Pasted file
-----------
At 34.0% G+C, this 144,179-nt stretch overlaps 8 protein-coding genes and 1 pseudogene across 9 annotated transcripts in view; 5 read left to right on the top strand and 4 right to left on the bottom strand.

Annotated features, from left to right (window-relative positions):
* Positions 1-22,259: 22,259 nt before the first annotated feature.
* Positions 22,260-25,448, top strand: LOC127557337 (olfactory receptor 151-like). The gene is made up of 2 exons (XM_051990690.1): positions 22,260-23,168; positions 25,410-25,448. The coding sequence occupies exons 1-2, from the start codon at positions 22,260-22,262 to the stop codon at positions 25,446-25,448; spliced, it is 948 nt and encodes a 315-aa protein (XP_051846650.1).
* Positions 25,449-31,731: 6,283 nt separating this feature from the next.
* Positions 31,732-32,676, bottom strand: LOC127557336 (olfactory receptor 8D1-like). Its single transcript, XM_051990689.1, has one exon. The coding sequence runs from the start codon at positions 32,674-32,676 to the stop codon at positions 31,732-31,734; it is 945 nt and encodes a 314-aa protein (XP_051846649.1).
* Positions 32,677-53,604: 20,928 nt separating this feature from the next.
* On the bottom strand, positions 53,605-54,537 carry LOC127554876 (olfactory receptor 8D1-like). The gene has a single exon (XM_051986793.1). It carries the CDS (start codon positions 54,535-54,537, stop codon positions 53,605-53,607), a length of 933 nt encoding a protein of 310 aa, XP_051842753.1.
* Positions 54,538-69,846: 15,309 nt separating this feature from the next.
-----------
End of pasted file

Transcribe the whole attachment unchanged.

At 34.0% G+C, this 144,179-nt stretch overlaps 8 protein-coding genes and 1 pseudogene across 9 annotated transcripts in view; 5 read left to right on the top strand and 4 right to left on the bottom strand.

Annotated features, from left to right (window-relative positions):
* Positions 1-22,259: 22,259 nt before the first annotated feature.
* Positions 22,260-25,448, top strand: LOC127557337 (olfactory receptor 151-like). The gene is made up of 2 exons (XM_051990690.1): positions 22,260-23,168; positions 25,410-25,448. The coding sequence occupies exons 1-2, from the start codon at positions 22,260-22,262 to the stop codon at positions 25,446-25,448; spliced, it is 948 nt and encodes a 315-aa protein (XP_051846650.1).
* Positions 25,449-31,731: 6,283 nt separating this feature from the next.
* Positions 31,732-32,676, bottom strand: LOC127557336 (olfactory receptor 8D1-like). Its single transcript, XM_051990689.1, has one exon. The coding sequence runs from the start codon at positions 32,674-32,676 to the stop codon at positions 31,732-31,734; it is 945 nt and encodes a 314-aa protein (XP_051846649.1).
* Positions 32,677-53,604: 20,928 nt separating this feature from the next.
* On the bottom strand, positions 53,605-54,537 carry LOC127554876 (olfactory receptor 8D1-like). The gene has a single exon (XM_051986793.1). It carries the CDS (start codon positions 54,535-54,537, stop codon positions 53,605-53,607), a length of 933 nt encoding a protein of 310 aa, XP_051842753.1.
* Positions 54,538-69,846: 15,309 nt separating this feature from the next.